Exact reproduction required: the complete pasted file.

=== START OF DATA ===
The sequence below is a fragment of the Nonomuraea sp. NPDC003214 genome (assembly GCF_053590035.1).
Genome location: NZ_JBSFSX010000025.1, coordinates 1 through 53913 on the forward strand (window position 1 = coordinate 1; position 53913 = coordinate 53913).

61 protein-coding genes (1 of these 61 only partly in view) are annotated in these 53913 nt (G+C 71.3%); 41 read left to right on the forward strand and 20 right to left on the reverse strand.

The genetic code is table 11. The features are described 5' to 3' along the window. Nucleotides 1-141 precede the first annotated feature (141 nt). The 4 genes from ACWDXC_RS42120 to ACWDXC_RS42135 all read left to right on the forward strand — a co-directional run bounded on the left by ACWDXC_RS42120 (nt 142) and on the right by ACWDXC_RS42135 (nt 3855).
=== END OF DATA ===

The sequence below is a fragment of the Nonomuraea sp. NPDC003214 genome (assembly GCF_053590035.1).
Genome location: NZ_JBSFSX010000025.1, coordinates 1 through 53913 on the forward strand (window position 1 = coordinate 1; position 53913 = coordinate 53913).

61 protein-coding genes (1 of these 61 only partly in view) are annotated in these 53913 nt (G+C 71.3%); 41 read left to right on the forward strand and 20 right to left on the reverse strand.

The genetic code is table 11. The features are described 5' to 3' along the window. Nucleotides 1-141 precede the first annotated feature (141 nt). The 4 genes from ACWDXC_RS42120 to ACWDXC_RS42135 all read left to right on the forward strand — a co-directional run bounded on the left by ACWDXC_RS42120 (nt 142) and on the right by ACWDXC_RS42135 (nt 3855).